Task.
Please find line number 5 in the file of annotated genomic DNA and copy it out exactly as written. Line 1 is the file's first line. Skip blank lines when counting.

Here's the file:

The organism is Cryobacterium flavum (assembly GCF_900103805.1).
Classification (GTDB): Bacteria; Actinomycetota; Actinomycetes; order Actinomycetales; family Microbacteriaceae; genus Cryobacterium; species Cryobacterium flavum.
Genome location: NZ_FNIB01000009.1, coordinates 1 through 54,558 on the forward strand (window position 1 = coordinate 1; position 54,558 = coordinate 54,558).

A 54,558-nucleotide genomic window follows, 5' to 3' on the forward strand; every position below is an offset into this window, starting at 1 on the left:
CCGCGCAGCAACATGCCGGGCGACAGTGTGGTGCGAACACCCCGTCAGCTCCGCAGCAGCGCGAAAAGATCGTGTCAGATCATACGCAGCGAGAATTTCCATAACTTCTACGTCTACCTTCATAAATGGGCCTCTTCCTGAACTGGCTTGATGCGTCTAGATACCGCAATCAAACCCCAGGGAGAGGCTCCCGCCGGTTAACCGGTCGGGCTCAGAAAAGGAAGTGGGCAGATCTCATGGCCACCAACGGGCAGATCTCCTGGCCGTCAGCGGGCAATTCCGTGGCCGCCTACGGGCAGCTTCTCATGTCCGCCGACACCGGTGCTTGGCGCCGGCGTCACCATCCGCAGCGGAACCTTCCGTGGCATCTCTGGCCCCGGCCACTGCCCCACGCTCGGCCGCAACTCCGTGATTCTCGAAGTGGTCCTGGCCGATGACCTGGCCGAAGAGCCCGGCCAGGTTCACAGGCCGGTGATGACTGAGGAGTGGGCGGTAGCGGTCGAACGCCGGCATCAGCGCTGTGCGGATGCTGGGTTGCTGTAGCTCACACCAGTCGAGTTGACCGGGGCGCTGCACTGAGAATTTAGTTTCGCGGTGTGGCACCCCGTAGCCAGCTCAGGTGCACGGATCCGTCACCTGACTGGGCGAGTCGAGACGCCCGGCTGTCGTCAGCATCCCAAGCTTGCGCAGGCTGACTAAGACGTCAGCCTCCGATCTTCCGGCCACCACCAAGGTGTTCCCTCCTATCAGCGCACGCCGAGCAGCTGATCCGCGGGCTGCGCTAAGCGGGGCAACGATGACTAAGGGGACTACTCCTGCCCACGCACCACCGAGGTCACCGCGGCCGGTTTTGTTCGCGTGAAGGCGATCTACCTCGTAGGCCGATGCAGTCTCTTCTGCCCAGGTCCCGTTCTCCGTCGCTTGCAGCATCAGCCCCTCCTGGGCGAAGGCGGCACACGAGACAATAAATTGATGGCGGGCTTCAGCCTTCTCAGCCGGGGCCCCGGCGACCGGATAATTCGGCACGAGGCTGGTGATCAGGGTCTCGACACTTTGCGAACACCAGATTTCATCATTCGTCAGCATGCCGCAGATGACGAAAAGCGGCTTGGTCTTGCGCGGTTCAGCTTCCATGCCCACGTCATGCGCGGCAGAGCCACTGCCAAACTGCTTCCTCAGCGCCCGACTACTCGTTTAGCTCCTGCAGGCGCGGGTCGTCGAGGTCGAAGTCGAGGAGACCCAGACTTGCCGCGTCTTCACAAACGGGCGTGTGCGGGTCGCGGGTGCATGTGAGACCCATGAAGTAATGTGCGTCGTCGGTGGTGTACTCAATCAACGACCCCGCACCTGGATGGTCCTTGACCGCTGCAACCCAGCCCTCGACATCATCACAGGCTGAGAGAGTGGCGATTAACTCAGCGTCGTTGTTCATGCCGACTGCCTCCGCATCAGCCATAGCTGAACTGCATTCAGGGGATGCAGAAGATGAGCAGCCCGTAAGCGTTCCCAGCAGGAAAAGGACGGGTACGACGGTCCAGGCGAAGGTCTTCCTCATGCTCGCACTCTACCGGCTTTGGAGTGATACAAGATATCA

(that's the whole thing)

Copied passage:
CCGCGCAGCAACATGCCGGGCGACAGTGTGGTGCGAACACCCCGTCAGCTCCGCAGCAGCGCGAAAAGATCGTGTCAGATCATACGCAGCGAGAATTTCCATAACTTCTACGTCTACCTTCATAAATGGGCCTCTTCCTGAACTGGCTTGATGCGTCTAGATACCGCAATCAAACCCCAGGGAGAGGCTCCCGCCGGTTAACCGGTCGGGCTCAGAAAAGGAAGTGGGCAGATCTCATGGCCACCAACGGGCAGATCTCCTGGCCGTCAGCGGGCAATTCCGTGGCCGCCTACGGGCAGCTTCTCATGTCCGCCGACACCGGTGCTTGGCGCCGGCGTCACCATCCGCAGCGGAACCTTCCGTGGCATCTCTGGCCCCGGCCACTGCCCCACGCTCGGCCGCAACTCCGTGATTCTCGAAGTGGTCCTGGCCGATGACCTGGCCGAAGAGCCCGGCCAGGTTCACAGGCCGGTGATGACTGAGGAGTGGGCGGTAGCGGTCGAACGCCGGCATCAGCGCTGTGCGGATGCTGGGTTGCTGTAGCTCACACCAGTCGAGTTGACCGGGGCGCTGCACTGAGAATTTAGTTTCGCGGTGTGGCACCCCGTAGCCAGCTCAGGTGCACGGATCCGTCACCTGACTGGGCGAGTCGAGACGCCCGGCTGTCGTCAGCATCCCAAGCTTGCGCAGGCTGACTAAGACGTCAGCCTCCGATCTTCCGGCCACCACCAAGGTGTTCCCTCCTATCAGCGCACGCCGAGCAGCTGATCCGCGGGCTGCGCTAAGCGGGGCAACGATGACTAAGGGGACTACTCCTGCCCACGCACCACCGAGGTCACCGCGGCCGGTTTTGTTCGCGTGAAGGCGATCTACCTCGTAGGCCGATGCAGTCTCTTCTGCCCAGGTCCCGTTCTCCGTCGCTTGCAGCATCAGCCCCTCCTGGGCGAAGGCGGCACACGAGACAATAAATTGATGGCGGGCTTCAGCCTTCTCAGCCGGGGCCCCGGCGACCGGATAATTCGGCACGAGGCTGGTGATCAGGGTCTCGACACTTTGCGAACACCAGATTTCATCATTCGTCAGCATGCCGCAGATGACGAAAAGCGGCTTGGTCTTGCGCGGTTCAGCTTCCATGCCCACGTCATGCGCGGCAGAGCCACTGCCAAACTGCTTCCTCAGCGCCCGACTACTCGTTTAGCTCCTGCAGGCGCGGGTCGTCGAGGTCGAAGTCGAGGAGACCCAGACTTGCCGCGTCTTCACAAACGGGCGTGTGCGGGTCGCGGGTGCATGTGAGACCCATGAAGTAATGTGCGTCGTCGGTGGTGTACTCAATCAACGACCCCGCACCTGGATGGTCCTTGACCGCTGCAACCCAGCCCTCGACATCATCACAGGCTGAGAGAGTGGCGATTAACTCAGCGTCGTTGTTCATGCCGACTGCCTCCGCATCAGCCATAGCTGAACTGCATTCAGGGGATGCAGAAGATGAGCAGCCCGTAAGCGTTCCCAGCAGGAAAAGGACGGGTACGACGGTCCAGGCGAAGGTCTTCCTCATGCTCGCACTCTACCGGCTTTGGAGTGATACAAGATATCA